A Pesticide May Bee to Blame?

Recent studies suggest that pesticide neonicotinoid could be behind the honeybee population decline being reported since about 2005. This phenomenon is known as colony collapse disorder (CCD).  Death rates of honeybees reported by commercial beekeepers have ranged from 30-90%.[1]  This is especially alarming since, according to the Back Yard Beekeepers Association, “[h]oneybees account for 80% of all insect pollination…[w]ithout such pollination, we would see a significant decrease in the yield of fruits and vegetables.”[2]

A decrease in crop yields not only has severe consequences for countries struggling to provide adequate food sources for their growing populations, but also can have extreme financial impacts on farmers.  “About 130 crops in the U.S.—worth some $15 billion a year—depend on the honeybee population.”[3]  As it is now, the price for commercial pollination has escalated substantially.[4]

Two studies published in Science assert that neonicotinoid disrupts bees’ neurological functions.  The study done by French researchers indicates that this disruption makes it more difficult for the honeybees to find their way back to their hives.[5]  The study done by the scientists in Britain was performed on bumblebees, but it suggests that the chemicals interfere with bees’ ability to provide adequate food for their hives.[6]

Many studies done on the pesticide theorize that the bees ingest the chemicals during pollination since the pesticide spreads through the entire vascular systems of plants that it is applied to.[7]  However a study by a Harvard biologist traces ingestion of the chemical to the diet fed to many commercially breed honeybees.  According to the study, many of these honeybees are fed high fructose corn syrup and because the pesticide becomes a part of the plant (as opposed to simply laying on the outer portion of it), there are trace amounts of the pesticide in the corn syrup.[8]

Another study posits that the scientific community has been focusing too much on commercial sources of the pesticide and not enough on private homeowners.  According to that study, homeowner application of retail sources of the pesticide can lead to concentrations of the chemical in backyards forty times greater than what is allowed in the regulated commercial agricultural industry.[9]  The study suggests that these high levels are the result of misuse and failure to follow manufacturer directions.[10]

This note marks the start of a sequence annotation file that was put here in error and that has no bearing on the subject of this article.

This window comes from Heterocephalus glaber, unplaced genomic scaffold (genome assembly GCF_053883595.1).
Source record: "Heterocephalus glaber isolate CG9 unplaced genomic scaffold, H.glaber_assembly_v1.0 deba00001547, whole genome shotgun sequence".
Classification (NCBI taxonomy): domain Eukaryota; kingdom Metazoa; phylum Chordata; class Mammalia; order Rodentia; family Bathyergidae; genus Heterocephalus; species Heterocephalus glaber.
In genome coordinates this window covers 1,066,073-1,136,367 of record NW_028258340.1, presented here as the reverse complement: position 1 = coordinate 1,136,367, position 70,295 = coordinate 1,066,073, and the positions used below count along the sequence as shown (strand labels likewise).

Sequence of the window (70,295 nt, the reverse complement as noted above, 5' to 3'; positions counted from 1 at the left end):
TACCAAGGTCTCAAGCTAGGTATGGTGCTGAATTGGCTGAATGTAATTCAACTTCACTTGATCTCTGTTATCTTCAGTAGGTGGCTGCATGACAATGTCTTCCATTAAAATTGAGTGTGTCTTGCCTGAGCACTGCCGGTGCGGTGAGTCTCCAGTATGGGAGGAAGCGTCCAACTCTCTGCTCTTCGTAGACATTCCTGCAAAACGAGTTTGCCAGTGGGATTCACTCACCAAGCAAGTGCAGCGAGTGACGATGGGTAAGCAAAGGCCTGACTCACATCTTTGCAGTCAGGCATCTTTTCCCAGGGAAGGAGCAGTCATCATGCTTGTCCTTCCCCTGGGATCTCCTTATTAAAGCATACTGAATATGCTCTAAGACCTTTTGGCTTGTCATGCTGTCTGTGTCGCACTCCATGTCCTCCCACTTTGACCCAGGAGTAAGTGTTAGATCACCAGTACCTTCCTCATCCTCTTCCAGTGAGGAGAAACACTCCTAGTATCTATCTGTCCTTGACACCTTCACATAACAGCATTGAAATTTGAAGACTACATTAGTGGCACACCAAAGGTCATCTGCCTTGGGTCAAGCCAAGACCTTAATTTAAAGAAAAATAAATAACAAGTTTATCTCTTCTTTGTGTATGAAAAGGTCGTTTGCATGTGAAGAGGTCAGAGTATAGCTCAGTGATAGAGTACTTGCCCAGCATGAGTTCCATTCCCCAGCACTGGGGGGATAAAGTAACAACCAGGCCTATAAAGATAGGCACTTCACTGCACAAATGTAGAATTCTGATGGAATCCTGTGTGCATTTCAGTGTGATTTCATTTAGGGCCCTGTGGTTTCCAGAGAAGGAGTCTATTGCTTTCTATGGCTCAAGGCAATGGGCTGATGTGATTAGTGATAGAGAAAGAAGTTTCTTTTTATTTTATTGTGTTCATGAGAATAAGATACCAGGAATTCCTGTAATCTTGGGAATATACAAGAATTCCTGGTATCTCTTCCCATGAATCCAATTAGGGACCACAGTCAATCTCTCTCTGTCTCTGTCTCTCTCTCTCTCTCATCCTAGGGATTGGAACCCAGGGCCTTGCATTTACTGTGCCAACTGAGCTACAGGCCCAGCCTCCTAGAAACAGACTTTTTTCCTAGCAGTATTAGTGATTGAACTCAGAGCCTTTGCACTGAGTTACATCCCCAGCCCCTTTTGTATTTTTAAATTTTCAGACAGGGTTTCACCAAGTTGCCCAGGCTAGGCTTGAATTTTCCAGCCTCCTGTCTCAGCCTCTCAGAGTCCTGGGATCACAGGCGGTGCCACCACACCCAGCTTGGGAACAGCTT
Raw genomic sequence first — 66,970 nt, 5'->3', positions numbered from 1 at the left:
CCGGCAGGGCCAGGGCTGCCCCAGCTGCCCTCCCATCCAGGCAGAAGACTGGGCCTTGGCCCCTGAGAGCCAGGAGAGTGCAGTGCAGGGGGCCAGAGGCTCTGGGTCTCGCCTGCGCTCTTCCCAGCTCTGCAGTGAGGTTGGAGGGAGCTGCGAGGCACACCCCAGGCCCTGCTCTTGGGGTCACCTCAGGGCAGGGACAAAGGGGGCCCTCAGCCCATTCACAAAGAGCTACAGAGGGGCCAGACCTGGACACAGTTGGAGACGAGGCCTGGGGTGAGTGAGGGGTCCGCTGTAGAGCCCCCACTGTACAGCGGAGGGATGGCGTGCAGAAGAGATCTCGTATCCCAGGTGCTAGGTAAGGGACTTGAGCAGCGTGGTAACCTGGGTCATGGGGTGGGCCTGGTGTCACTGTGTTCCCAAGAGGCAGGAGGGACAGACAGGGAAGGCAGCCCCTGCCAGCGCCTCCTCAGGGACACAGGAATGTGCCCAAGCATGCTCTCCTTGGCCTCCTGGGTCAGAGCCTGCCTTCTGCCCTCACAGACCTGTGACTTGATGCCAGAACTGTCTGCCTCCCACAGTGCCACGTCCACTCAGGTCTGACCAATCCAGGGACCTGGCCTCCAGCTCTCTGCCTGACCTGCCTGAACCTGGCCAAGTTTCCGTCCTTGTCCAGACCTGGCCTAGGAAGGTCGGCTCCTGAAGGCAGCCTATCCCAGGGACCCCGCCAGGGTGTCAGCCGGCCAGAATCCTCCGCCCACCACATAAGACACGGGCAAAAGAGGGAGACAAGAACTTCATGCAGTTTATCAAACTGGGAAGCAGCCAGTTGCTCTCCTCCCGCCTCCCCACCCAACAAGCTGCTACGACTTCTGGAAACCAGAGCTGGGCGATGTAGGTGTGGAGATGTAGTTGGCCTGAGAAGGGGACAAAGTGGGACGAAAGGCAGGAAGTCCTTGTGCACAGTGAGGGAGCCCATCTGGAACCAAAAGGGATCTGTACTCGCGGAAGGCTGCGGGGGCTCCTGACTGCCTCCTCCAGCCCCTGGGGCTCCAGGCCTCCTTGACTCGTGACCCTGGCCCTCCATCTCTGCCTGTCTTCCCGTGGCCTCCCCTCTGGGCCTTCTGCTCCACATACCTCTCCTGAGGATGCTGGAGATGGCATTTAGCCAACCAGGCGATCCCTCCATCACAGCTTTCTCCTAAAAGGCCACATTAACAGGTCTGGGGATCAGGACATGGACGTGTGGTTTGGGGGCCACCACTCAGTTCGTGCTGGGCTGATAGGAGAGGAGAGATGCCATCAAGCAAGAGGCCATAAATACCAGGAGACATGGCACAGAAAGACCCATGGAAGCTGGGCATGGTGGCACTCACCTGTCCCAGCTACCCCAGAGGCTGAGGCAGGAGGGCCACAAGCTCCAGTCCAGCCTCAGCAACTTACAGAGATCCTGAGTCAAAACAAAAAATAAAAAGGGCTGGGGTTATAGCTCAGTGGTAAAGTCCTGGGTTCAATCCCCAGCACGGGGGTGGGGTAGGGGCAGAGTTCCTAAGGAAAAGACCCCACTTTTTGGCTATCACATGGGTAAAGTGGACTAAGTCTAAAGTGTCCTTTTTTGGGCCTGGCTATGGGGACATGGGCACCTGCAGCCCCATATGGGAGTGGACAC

There are those in the scientific community that argue that neonicotinoid has played only a small part, if any, in the recent bee population decline; other factors such as land development (leading to fewer flowers) and “mites, viruses, fungi and other pathogens” may also be contributing to CCD.[11]  However, some scientists claim that the pesticide may be to blame for the bees increased susceptibility these diseases.[12]

EPA has been petitioned by over 1.25 million people to review its position on the use of neonicotinoids,[13] but how personnel will react to this remains to be seen in light of the conflicting data that is available.  It is interesting to note though that many European countries, including France, Germany and Italy, that have witnessed a similar decline in their bee populations have banned the use of the pesticide.[14]


[1] Bryan Walsh, What’s the Buzz: Study Links Pesticide With Honeybee Collapse, Time, Apr. 11, 2012, available at http://ecocentric.blogs.time.com/2012/04/11/whats-the-buzz-study-links-pesticide-with-honeybee-collapse/.

[2] Back Yard Beekeepers Association, Fact About Honeybees, http://www.backyardbeekeepers.com/facts.html (last visited April 16, 2012).

[3] Supra note 1.

[4] Id.

[5] Carl Zimmer, 2 Studies Point to Common Pesticide as a Culprit in Declining Bee Colonies, N.Y. Times, Mar. 29, 2012, available at http://www.nytimes.com/2012/03/30/science/neocotinoid-pesticides-play-a-role-in-bees-decline-2-studies-find.html.

[6] Id.

[7] Supra note 1.

[8] Id.

[9] Brandon Keim, Backyard Pesticide Use May Fuel Bee Die-Offs, Wired.com, Apr. 13, 2012, http://www.wired.com/wiredscience/2012/04/neonicotinoids-gardens/.

[10] Id.

[11] Supra note 5.

[12] Id.

[13] Supra note 9.

[14] Id.

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